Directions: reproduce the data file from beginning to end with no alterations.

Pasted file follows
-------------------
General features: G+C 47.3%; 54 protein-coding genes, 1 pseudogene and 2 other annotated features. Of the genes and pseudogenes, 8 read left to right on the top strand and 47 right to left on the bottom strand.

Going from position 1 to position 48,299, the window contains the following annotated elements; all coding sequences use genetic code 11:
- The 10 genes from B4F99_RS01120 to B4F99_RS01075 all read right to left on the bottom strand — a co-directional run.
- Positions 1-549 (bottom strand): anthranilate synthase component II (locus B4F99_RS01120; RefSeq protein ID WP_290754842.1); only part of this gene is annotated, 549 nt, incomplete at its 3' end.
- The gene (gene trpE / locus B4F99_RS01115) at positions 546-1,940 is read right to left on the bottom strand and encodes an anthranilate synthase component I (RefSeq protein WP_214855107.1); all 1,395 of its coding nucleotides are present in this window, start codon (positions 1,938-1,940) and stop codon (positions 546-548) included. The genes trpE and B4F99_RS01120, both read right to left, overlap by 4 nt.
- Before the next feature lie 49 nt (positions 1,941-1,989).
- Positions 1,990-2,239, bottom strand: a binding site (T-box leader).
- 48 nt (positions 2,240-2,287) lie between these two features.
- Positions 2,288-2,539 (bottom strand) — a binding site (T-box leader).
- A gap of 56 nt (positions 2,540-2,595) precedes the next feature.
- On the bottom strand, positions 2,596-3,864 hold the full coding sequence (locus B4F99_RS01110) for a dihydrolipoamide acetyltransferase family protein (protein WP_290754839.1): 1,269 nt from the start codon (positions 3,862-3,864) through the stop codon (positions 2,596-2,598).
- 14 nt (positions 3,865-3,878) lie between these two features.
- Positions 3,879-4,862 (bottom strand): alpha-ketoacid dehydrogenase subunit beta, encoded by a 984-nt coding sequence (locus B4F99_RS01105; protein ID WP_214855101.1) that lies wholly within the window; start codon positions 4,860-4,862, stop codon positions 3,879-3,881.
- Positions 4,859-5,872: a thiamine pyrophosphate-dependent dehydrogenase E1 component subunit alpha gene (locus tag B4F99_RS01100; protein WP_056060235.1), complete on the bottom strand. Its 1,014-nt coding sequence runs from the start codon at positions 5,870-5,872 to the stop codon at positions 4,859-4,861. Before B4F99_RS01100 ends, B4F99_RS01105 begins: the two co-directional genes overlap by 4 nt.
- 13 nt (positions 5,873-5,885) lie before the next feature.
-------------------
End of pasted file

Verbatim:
General features: G+C 47.3%; 54 protein-coding genes, 1 pseudogene and 2 other annotated features. Of the genes and pseudogenes, 8 read left to right on the top strand and 47 right to left on the bottom strand.

Going from position 1 to position 48,299, the window contains the following annotated elements; all coding sequences use genetic code 11:
- The 10 genes from B4F99_RS01120 to B4F99_RS01075 all read right to left on the bottom strand — a co-directional run.
- Positions 1-549 (bottom strand): anthranilate synthase component II (locus B4F99_RS01120; RefSeq protein ID WP_290754842.1); only part of this gene is annotated, 549 nt, incomplete at its 3' end.
- The gene (gene trpE / locus B4F99_RS01115) at positions 546-1,940 is read right to left on the bottom strand and encodes an anthranilate synthase component I (RefSeq protein WP_214855107.1); all 1,395 of its coding nucleotides are present in this window, start codon (positions 1,938-1,940) and stop codon (positions 546-548) included. The genes trpE and B4F99_RS01120, both read right to left, overlap by 4 nt.
- Before the next feature lie 49 nt (positions 1,941-1,989).
- Positions 1,990-2,239, bottom strand: a binding site (T-box leader).
- 48 nt (positions 2,240-2,287) lie between these two features.
- Positions 2,288-2,539 (bottom strand) — a binding site (T-box leader).
- A gap of 56 nt (positions 2,540-2,595) precedes the next feature.
- On the bottom strand, positions 2,596-3,864 hold the full coding sequence (locus B4F99_RS01110) for a dihydrolipoamide acetyltransferase family protein (protein WP_290754839.1): 1,269 nt from the start codon (positions 3,862-3,864) through the stop codon (positions 2,596-2,598).
- 14 nt (positions 3,865-3,878) lie between these two features.
- Positions 3,879-4,862 (bottom strand): alpha-ketoacid dehydrogenase subunit beta, encoded by a 984-nt coding sequence (locus B4F99_RS01105; protein ID WP_214855101.1) that lies wholly within the window; start codon positions 4,860-4,862, stop codon positions 3,879-3,881.
- Positions 4,859-5,872: a thiamine pyrophosphate-dependent dehydrogenase E1 component subunit alpha gene (locus tag B4F99_RS01100; protein WP_056060235.1), complete on the bottom strand. Its 1,014-nt coding sequence runs from the start codon at positions 5,870-5,872 to the stop codon at positions 4,859-4,861. Before B4F99_RS01100 ends, B4F99_RS01105 begins: the two co-directional genes overlap by 4 nt.
- 13 nt (positions 5,873-5,885) lie before the next feature.